Nike and PUMA to Stop Using Kangaroo Leather for Soccer Boots

Sportswear giants Nike and PUMA have announced that they will no longer produce soccer boots made with kangaroo leather. PUMA made an official statement on March 2nd, with Nike releasing their own statement soon after.

Nike disclosed the update to Footwear News in an email saying:

This summer, Nike will launch a new boot innovation in its Tiempo franchise. The Tiempo Legend Elite will debut with a new Nike-only, proprietary synthetic upper.

The upper has a new material that is a better performance solution and replaces the use of kangaroo leather.

In addition, the Tiempo Premier, also set to launch this summer, will move away from the use of kangaroo leather.

Nike divested of its only kangaroo leather supplier in 2021 and will stop making any product with kangaroo leather in 2023.


At the beginning of 2023, a bill passed in Oregon that prohibits the sale of any kangaroo parts or kangaroo-based products. Considering that Nike’s headquarters are based in Beaverton, Oregon, the new mandate may be a key factor as why the Swoosh decided to terminate the use of kangaroo leather.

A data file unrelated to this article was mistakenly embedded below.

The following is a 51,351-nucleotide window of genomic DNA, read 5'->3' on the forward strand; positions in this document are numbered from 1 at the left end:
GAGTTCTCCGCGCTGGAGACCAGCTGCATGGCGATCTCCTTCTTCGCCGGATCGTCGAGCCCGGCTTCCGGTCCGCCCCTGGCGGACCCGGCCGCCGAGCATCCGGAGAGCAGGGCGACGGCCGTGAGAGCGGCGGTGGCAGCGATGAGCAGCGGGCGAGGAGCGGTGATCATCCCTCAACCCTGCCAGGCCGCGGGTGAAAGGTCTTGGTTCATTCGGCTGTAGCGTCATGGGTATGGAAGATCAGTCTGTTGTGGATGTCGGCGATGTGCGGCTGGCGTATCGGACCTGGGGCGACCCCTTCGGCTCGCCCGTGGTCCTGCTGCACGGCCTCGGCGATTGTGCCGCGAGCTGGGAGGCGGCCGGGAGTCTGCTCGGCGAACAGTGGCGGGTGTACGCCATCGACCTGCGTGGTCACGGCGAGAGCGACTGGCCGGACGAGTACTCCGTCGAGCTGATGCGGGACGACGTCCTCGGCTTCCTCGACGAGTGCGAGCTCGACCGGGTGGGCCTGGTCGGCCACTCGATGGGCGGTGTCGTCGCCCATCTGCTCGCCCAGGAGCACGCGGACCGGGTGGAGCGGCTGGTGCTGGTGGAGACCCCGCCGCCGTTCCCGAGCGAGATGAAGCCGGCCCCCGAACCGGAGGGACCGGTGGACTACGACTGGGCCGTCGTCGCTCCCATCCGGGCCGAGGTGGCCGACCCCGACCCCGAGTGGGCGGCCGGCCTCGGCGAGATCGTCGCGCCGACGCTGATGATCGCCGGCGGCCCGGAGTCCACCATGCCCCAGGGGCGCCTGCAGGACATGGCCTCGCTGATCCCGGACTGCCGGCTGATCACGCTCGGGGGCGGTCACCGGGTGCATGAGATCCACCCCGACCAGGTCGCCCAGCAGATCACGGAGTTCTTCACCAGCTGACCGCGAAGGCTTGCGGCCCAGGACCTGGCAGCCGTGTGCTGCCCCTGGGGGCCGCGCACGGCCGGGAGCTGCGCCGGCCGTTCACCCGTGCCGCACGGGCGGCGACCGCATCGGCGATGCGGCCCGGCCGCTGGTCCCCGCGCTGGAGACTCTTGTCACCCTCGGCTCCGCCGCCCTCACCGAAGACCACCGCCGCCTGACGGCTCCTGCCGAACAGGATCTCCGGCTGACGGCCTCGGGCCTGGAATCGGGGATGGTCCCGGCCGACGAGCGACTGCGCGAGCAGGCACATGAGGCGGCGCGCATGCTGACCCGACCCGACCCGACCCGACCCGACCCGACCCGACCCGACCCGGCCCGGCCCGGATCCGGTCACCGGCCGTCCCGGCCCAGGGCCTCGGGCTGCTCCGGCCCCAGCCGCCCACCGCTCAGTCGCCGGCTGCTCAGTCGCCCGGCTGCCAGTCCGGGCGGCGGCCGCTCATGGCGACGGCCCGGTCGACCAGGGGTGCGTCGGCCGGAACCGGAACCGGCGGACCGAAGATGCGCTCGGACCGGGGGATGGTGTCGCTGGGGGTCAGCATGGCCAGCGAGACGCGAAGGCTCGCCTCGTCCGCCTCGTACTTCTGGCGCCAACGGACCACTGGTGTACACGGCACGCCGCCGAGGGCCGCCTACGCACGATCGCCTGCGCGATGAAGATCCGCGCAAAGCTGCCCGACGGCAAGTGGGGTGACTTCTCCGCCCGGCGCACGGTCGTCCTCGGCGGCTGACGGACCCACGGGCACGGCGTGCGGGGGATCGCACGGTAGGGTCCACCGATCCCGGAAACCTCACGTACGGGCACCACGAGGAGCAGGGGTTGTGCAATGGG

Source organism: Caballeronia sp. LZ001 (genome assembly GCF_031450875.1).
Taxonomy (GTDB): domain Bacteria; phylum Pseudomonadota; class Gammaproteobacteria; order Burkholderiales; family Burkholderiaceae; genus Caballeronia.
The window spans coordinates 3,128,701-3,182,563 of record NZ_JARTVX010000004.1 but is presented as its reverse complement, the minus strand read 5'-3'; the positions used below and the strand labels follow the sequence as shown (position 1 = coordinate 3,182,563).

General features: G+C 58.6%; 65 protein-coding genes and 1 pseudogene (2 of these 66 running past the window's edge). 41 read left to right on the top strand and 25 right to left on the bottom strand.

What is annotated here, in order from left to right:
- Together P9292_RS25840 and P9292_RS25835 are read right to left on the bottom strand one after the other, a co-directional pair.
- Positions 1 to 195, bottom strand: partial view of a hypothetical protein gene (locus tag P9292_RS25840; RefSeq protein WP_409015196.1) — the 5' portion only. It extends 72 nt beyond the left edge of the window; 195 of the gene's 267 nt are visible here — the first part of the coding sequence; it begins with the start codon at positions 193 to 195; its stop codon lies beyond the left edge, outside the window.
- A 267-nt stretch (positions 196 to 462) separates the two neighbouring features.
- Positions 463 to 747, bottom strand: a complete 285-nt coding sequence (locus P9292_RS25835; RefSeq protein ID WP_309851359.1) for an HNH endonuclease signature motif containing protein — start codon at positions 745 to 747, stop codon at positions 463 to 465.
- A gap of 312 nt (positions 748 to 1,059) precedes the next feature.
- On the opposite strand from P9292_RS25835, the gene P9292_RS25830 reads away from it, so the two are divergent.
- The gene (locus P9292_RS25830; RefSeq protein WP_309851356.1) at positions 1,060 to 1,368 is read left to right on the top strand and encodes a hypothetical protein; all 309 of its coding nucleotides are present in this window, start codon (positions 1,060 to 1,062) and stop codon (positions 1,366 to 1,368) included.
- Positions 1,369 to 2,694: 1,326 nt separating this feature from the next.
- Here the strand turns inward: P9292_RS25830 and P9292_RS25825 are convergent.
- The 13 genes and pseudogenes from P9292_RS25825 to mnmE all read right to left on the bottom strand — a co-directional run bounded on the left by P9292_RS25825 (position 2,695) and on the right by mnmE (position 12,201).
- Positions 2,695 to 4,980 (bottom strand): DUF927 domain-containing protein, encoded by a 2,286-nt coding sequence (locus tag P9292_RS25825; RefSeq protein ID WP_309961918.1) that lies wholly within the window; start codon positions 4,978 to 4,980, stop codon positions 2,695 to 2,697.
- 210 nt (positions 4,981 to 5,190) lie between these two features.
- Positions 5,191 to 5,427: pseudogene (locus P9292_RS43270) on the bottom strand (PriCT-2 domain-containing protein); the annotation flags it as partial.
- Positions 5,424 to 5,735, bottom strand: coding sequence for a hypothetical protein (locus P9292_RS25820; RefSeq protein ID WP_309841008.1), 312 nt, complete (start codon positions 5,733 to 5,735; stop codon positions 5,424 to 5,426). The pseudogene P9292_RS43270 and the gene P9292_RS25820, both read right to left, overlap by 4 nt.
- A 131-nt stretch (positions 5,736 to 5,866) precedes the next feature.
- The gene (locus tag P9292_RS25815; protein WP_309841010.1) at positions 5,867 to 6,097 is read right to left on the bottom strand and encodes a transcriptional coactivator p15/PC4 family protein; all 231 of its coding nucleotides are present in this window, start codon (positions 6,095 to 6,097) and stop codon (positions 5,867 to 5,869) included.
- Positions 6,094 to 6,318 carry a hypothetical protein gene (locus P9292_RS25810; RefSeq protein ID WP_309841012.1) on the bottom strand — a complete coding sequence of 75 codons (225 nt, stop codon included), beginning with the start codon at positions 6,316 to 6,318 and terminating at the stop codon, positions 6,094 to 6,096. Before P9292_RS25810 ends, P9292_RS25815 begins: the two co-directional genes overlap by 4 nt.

For years, Kangaroo leather has been a common material for soccer boots. A range of brands and silhouettes use K-leather including the Nike Tiempo 9 Elite, adidas Predator Pulse, and Puma KING lines.

PUMA’s plan of action to move away from kangaroo leather includes the introduction of the new “K-BETTER” textile, which is made from non-animal based upper materials with at least 20% recycled fabrics. The “K-BETTER” textile will debut on PUMA’s KING soccer boot series.

Kangaroo leather has advantages over its animal kingdom counterparts as K-leather is known to be lighter, stronger, and more flexible than cow and goat hide. Because of this, kangaroo leather is typically used for sports shoes and gloves, rather than other leather goods.

The world-famous marsupial superstars are recognized as a symbol of Australia, as well as for their unique tails, pouches, and ability to hop. Kangaroos greatly outnumber the population of Australia, as there approximately 43 million kangaroos to 26 million humans.

With major brands like Nike and PUMA no longer in the market for kangaroo leather, the imminent effects are sure to be sizeable for both the K-leather industry and kangaroo population alike.

Throughout Australia, kangaroos are considered a pest species and the Australian government has sanctioned commercial harvests to limit the population growth since 1999.  Australia regularly deals with controversy as the country is the largest land-based commercial slaughter of wildlife in the world.

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